Will The Tools Play?: While the West Michigan lineup is thin on prospects, one sleeper might be 21-year-old Dominican shortstop Audy Ciriaco, who is hitting a pedestrian .276/.301/.385 for the Whitecaps, but who has impressed scouts with his potential. “It’s kind of an Alfonso Soriano body, and while he needs a lot of refinement, he has the best tools on that team by far,” said the scout. “He just sticks out like a sore thumb on that roster.”

Kansas City Royals

Finding His Groove: As the only real prospect on the team, Mike Moustakas has had all eyes on him this year at Low-A Burlington. The second overall pick in last year’s draft, the shortstop hit just .190/.253/.226 in April, but he’s starting to look like the hitting machine that earned a $4 million bonus last summer, slugging .525 in May with 16 of his 32 hits going for extra bases. One scout who saw him early in the season and again recently saw noteworthy changes. “He just has his feet under him now,” said the scout. “His bat speed is better, he looks a lot more confident up there. I think everyone expected him to come around at some point. He was the second pick for a reason.”

A New Double-Play Partner: Joining Moustakas in the middle of the Bees infield this week is Johnny Giovatella. A second-round pick two weeks ago who signed quickly for just under $800,000, Giovatella is a tiny sparkplug-type. He went 2-for-5 with a double in his pro debut.

Minnesota Twins

It’s Very Real: One of the biggest breakouts in the minors this year has been authored by infielder Luke Hughes. The 23-year-old Australian entered the year as a career .263/.322/.382 hitter who was repeating at Double-A, and now he’s suddenly sitting at .335/.407/.618 in 47 games, although his run has been temporarily interrupted by a groin strain. One scout who saw him last year and this year insists that this is anything but a fluky showing. “He’s a completely different player now,” said the scout. “Last year he had below-average power and now he’s just hitting missiles–I’m talking crazy power–opposite-gap bomb kind of power.” While Hughes has spent most of the year at third base, he’s also seen some time at second and in the outfield, although the scout wasn’t quite sure where he’d end up. “He kind of has that out-of-position profile bat. I’d like to see him as a power-hitting second baseman like Jeff Kent in the end,” he said.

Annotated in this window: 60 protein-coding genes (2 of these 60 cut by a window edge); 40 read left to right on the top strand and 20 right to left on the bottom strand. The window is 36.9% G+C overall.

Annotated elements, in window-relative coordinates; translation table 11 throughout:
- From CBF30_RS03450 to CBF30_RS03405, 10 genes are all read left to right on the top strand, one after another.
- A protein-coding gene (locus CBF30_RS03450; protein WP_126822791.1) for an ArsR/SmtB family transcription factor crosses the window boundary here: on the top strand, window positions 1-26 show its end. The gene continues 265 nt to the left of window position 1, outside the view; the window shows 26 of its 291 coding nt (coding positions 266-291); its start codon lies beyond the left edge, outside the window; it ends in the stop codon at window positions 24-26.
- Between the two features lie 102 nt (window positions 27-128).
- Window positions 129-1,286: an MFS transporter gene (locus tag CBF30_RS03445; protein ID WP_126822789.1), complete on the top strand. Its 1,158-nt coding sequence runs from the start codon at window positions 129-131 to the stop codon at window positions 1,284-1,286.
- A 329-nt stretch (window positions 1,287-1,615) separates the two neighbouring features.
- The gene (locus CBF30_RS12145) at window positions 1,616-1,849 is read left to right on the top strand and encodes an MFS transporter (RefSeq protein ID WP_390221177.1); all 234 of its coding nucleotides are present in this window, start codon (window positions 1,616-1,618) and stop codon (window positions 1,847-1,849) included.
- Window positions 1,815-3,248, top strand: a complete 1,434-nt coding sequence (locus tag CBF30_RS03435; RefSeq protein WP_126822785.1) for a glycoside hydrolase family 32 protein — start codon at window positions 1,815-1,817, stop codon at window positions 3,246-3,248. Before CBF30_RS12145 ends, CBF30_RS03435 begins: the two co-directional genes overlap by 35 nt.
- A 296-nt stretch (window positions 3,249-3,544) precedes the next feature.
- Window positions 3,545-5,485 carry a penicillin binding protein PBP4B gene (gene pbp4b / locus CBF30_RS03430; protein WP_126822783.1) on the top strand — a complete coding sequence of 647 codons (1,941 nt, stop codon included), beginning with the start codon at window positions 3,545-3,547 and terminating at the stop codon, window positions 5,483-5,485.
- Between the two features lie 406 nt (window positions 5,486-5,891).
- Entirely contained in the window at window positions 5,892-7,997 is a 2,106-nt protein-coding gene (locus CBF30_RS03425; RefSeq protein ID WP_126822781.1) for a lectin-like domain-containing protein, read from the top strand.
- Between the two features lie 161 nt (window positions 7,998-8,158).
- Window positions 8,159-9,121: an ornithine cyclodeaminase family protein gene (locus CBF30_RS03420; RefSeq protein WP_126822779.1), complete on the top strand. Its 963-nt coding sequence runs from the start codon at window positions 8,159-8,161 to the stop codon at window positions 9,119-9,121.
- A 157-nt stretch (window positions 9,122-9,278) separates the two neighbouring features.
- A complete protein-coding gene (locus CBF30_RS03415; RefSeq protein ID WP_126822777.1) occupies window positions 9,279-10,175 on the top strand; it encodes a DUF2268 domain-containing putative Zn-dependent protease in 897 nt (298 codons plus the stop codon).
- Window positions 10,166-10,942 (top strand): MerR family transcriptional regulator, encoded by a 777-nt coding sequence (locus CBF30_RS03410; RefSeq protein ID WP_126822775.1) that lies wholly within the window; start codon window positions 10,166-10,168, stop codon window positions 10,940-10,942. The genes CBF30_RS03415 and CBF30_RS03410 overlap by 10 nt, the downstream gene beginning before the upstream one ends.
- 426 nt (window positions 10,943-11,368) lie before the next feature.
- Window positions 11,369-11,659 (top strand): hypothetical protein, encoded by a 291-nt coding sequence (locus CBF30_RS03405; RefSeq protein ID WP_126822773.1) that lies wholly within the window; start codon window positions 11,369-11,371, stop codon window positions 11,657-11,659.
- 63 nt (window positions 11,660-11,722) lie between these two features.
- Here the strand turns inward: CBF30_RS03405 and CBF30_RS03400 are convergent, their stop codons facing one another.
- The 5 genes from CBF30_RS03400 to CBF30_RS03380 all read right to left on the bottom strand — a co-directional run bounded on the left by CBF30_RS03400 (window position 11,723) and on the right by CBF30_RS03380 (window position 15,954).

“It’s a lean, muscular, very live body, and it’s just playing different. He’s one of the better hitters I’ve seen in the Eastern League this year, and he’s definitely for real.”

A Quick Look At Loek: It’s easy to dismiss 7’1″ Dutch right-hander Loek Van Mil as a novelty act, but he’s found a home in the bullpen at Low-A Beloit, with a 2.59 ERA in 20 appearances with 32 strikeouts in 31 1/3 innings. One scout who recently saw him thinks he’ll have a spot in a big league bullpen when all is said and done. “He’s obviously just a reliever, and he’s already 23 and only in Low-A, but I really like him,” said the scout. “He’s in the low 90s and his delivery is overhand, so it looks like it’s coming from the top of a mountain, basically,” he added. “I’ve seen him strike out multiple hitters on called third strikes that were just fastballs down the middle–just because it was so weird it would freeze batters.”